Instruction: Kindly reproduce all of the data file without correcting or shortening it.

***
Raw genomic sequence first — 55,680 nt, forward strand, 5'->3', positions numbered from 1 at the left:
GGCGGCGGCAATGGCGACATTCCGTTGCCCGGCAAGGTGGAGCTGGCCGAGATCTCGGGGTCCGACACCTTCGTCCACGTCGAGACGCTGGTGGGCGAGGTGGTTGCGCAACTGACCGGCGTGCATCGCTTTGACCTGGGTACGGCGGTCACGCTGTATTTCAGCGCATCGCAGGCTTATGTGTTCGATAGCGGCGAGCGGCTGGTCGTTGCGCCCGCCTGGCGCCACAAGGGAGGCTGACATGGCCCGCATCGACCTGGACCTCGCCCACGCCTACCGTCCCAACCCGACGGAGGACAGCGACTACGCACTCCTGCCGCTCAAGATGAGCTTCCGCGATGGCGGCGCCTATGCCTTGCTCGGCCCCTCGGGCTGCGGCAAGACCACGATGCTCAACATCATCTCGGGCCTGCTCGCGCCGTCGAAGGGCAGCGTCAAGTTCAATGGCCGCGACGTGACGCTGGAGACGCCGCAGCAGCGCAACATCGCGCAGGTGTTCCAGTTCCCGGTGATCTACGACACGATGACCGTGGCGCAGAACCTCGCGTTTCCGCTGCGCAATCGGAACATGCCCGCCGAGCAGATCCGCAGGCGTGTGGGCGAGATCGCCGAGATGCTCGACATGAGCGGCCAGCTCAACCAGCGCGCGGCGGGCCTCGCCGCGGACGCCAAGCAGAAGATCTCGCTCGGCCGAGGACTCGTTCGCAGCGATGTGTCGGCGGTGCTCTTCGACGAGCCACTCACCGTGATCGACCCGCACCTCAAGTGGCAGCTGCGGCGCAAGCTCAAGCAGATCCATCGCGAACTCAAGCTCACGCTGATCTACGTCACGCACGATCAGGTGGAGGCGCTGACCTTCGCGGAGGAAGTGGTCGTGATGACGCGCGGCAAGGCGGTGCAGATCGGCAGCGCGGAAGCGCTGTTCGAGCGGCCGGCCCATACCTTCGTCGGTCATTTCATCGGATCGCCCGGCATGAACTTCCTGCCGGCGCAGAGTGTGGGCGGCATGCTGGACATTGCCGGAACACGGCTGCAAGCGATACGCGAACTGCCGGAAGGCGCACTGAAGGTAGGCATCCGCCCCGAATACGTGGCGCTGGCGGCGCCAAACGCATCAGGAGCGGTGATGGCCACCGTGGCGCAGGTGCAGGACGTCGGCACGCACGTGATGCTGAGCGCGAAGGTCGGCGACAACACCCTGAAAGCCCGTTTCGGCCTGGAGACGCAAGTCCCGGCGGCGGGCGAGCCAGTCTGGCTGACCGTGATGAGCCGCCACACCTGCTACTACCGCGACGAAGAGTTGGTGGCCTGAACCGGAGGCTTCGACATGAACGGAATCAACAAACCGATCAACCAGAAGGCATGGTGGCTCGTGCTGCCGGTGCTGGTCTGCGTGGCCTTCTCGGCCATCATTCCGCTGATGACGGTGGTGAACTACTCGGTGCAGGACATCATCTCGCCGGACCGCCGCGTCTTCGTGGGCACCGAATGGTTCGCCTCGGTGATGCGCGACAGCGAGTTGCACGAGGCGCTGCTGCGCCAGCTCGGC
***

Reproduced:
Raw genomic sequence first — 55,680 nt, forward strand, 5'->3', positions numbered from 1 at the left:
GGCGGCGGCAATGGCGACATTCCGTTGCCCGGCAAGGTGGAGCTGGCCGAGATCTCGGGGTCCGACACCTTCGTCCACGTCGAGACGCTGGTGGGCGAGGTGGTTGCGCAACTGACCGGCGTGCATCGCTTTGACCTGGGTACGGCGGTCACGCTGTATTTCAGCGCATCGCAGGCTTATGTGTTCGATAGCGGCGAGCGGCTGGTCGTTGCGCCCGCCTGGCGCCACAAGGGAGGCTGACATGGCCCGCATCGACCTGGACCTCGCCCACGCCTACCGTCCCAACCCGACGGAGGACAGCGACTACGCACTCCTGCCGCTCAAGATGAGCTTCCGCGATGGCGGCGCCTATGCCTTGCTCGGCCCCTCGGGCTGCGGCAAGACCACGATGCTCAACATCATCTCGGGCCTGCTCGCGCCGTCGAAGGGCAGCGTCAAGTTCAATGGCCGCGACGTGACGCTGGAGACGCCGCAGCAGCGCAACATCGCGCAGGTGTTCCAGTTCCCGGTGATCTACGACACGATGACCGTGGCGCAGAACCTCGCGTTTCCGCTGCGCAATCGGAACATGCCCGCCGAGCAGATCCGCAGGCGTGTGGGCGAGATCGCCGAGATGCTCGACATGAGCGGCCAGCTCAACCAGCGCGCGGCGGGCCTCGCCGCGGACGCCAAGCAGAAGATCTCGCTCGGCCGAGGACTCGTTCGCAGCGATGTGTCGGCGGTGCTCTTCGACGAGCCACTCACCGTGATCGACCCGCACCTCAAGTGGCAGCTGCGGCGCAAGCTCAAGCAGATCCATCGCGAACTCAAGCTCACGCTGATCTACGTCACGCACGATCAGGTGGAGGCGCTGACCTTCGCGGAGGAAGTGGTCGTGATGACGCGCGGCAAGGCGGTGCAGATCGGCAGCGCGGAAGCGCTGTTCGAGCGGCCGGCCCATACCTTCGTCGGTCATTTCATCGGATCGCCCGGCATGAACTTCCTGCCGGCGCAGAGTGTGGGCGGCATGCTGGACATTGCCGGAACACGGCTGCAAGCGATACGCGAACTGCCGGAAGGCGCACTGAAGGTAGGCATCCGCCCCGAATACGTGGCGCTGGCGGCGCCAAACGCATCAGGAGCGGTGATGGCCACCGTGGCGCAGGTGCAGGACGTCGGCACGCACGTGATGCTGAGCGCGAAGGTCGGCGACAACACCCTGAAAGCCCGTTTCGGCCTGGAGACGCAAGTCCCGGCGGCGGGCGAGCCAGTCTGGCTGACCGTGATGAGCCGCCACACCTGCTACTACCGCGACGAAGAGTTGGTGGCCTGAACCGGAGGCTTCGACATGAACGGAATCAACAAACCGATCAACCAGAAGGCATGGTGGCTCGTGCTGCCGGTGCTGGTCTGCGTGGCCTTCTCGGCCATCATTCCGCTGATGACGGTGGTGAACTACTCGGTGCAGGACATCATCTCGCCGGACCGCCGCGTCTTCGTGGGCACCGAATGGTTCGCCTCGGTGATGCGCGACAGCGAGTTGCACGAGGCGCTGCTGCGCCAGCTCGGC